Have you ever had that moment as a parent where you go into “Protector Mode”? Last year, my family walked around our neighborhood to Trick or Treat with my kids. My son was so excited, as he had been dressed up as Woody from Toy Story for what seemed like a whole week leading up to this night of candy collecting fun. Then there was a moment when the whole night changed. We walked up to one of the neighbor’s houses, and they gave my son and daughter candy, but as we walked away, a teenager dressed up as a vampire sat up out of a coffin and began to cry out, “Woody! Where are you?! Woody, I have come for you!” I’ll never forget the look on my, then, three-year-old’s face—the look of terror and confusion as he jumped in my arms and wondered what was going on. And then it hit me. I felt like I could lose it on someone trying to scare a three-year-old. Every part of me wanted to say something as we walked away, and in that moment I thought to myself, “Last Halloween ever.”
Since then, I have had a chance to cool down, and my son has had a chance to understand a bit more about reality versus pretend. I’ve also had time to think more about how we are to approach a day that can be very difficult for those of us who follow Jesus. As I’ve thought through it, three options have come to mind.
The first option is to accept it. Halloween just is what it is, and we should participate in it as everyone else does. This may mean trick-or-treating, going to haunted houses, enjoying parties, or checking out a corn maze. It’s simply not giving thought to the matter and enjoying the moment. While I appreciate the idea of enjoying the moment, I believe that for the Christian, the celebration of Halloween calls us to a better option.
The second option is to reject it. We can reject Halloween because, in our culture, the “remembering of the dead” can be intertwined with the building up of fear and interest in the demonic. The truth is there is a spiritual battle going on, and we should be wise in how we walk in this world, putting on the whole armor of God that we may be able to stand firm in our walk with him in a world that is not yet made new. It may seem logical to reject Halloween in the sense that it can put our focus on fear and the demonic instead of on the Lord. At the same time, how are we to be salt and light if we isolate ourselves from those we are to be salt and light to? Which leads us to a better way.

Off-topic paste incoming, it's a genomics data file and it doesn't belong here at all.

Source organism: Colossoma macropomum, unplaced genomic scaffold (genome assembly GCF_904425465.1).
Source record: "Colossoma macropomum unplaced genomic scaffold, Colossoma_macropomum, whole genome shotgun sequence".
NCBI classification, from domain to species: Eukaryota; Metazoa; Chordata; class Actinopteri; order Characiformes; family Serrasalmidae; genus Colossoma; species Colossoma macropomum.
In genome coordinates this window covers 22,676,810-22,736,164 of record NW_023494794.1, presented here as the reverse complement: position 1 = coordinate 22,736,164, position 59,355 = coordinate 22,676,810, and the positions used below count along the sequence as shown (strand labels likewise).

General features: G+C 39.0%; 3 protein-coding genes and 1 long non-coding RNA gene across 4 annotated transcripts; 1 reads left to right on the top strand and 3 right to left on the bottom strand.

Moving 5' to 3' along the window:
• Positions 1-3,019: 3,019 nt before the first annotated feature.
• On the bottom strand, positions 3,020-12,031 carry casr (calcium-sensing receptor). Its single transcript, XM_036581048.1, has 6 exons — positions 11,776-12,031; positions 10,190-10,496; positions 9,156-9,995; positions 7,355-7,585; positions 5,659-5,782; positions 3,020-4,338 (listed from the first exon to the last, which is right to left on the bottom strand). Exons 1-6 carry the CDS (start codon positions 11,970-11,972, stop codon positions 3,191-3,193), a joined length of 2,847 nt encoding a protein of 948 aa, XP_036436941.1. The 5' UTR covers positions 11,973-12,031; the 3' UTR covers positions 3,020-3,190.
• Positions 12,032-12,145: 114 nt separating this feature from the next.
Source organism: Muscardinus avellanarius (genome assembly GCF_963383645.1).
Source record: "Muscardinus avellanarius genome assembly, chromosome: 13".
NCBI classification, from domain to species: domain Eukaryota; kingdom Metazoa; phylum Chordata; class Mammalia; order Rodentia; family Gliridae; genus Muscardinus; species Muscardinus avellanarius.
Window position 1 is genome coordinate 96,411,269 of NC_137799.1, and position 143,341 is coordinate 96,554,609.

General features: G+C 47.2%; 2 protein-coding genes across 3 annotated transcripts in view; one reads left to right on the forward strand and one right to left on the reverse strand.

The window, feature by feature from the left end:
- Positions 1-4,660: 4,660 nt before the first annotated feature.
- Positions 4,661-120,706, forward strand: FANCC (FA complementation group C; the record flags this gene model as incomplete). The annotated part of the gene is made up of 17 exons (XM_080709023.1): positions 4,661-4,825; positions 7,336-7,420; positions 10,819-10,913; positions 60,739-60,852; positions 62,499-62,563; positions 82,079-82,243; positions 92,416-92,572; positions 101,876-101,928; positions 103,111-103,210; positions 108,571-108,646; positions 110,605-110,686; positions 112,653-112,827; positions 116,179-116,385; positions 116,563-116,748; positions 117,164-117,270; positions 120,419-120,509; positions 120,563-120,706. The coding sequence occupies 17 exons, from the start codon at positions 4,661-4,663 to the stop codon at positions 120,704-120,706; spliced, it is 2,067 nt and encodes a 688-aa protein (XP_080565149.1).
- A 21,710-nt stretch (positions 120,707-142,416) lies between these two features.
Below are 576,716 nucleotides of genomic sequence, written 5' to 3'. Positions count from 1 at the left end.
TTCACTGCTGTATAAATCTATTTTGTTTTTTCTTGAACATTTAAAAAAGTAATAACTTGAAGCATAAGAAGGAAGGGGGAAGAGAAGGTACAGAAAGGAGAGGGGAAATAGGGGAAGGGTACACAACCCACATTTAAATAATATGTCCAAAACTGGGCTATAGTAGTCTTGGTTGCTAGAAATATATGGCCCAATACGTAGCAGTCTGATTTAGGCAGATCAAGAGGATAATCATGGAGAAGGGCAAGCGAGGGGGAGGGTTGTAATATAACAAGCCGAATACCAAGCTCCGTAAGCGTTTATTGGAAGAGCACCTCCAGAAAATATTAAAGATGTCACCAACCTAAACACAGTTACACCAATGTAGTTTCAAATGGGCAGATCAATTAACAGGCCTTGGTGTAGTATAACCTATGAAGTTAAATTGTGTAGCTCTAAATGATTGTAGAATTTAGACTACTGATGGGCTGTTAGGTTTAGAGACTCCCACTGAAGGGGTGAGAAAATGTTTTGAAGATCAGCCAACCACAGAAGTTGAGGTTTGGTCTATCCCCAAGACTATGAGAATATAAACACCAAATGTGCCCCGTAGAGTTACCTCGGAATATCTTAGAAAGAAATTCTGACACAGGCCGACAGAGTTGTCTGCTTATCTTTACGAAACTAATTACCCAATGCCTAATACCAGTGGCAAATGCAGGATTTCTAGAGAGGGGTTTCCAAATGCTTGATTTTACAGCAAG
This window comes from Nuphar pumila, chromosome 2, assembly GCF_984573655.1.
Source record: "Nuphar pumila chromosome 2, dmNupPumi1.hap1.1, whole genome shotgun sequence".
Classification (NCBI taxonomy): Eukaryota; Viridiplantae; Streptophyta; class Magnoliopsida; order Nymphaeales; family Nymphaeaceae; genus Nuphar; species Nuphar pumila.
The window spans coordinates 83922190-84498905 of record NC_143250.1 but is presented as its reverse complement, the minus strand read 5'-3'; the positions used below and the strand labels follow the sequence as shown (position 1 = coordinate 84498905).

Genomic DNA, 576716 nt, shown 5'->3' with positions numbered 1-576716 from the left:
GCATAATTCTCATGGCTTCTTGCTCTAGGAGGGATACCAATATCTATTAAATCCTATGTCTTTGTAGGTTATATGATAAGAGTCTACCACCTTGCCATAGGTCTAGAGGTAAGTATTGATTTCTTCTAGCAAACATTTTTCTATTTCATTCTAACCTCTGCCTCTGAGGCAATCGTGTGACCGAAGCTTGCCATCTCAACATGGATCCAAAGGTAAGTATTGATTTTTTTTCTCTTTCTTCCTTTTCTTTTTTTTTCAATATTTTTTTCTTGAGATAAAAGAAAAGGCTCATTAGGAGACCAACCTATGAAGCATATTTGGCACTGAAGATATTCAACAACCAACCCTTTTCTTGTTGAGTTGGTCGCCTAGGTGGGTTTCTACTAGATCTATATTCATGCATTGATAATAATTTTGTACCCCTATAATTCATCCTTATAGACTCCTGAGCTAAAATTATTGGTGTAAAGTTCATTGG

We don’t have to settle for either accepting or rejecting the celebration of Halloween. There is a better way, and that is to redeem it. As Christian parents, we can look at things in culture, in this case Halloween, and think through ways we can redeem its purpose. You see, this happens throughout Scripture. Specifically, I think of Joseph who was sold into slavery in Egypt by his brothers. He could have easily rejected the Egyptian culture, refusing to comply with his master and refusing to do anything that would associate himself with that culture. He also could have accepted it and done everything to fit into the culture, including taking on their gods as his own. Instead, he followed the Lord as he lived in Egypt, and God worked it out that he would be put into a position of leadership. Through all of this, God would end up reuniting him with and providing for his family. I write all this to suggest that God has the ability through us to redeem the celebration of Halloween to be used as a catalyst for your family living out the gospel in your neighborhood.
There are a lot of ways redeeming Halloween could play out for your family. It could be setting up a great Halloween candy stand at your house to bring over neighbors to build relationships with them for the sake of the gospel. I’ve even heard of people renting bounce houses to make their house the best in the neighborhood; all for the purpose of meeting neighbors to share Jesus with them. Another idea could be to walk through your neighborhood and intentionally learn the names of neighbors. The beauty of Halloween is that it drives your community out into the streets. It’s unique to have so many neighbors out at one time, and it gives you a unique platform to connect with them.
This Halloween, I encourage you to be intentional about how you can redeem it for the gospel. Talk with your kids, and together, create a plan for how you will engage their classmates and your neighbors for the gospel this Halloween. Let them see how God can use them on mission, even at three or four years old, and give them a taste of living missionally in your neighborhood. Who knows? Halloween could be the catalyst for gospel conversations in and around your home for a long time.
-Brant Gordon (Kids Ministry Director)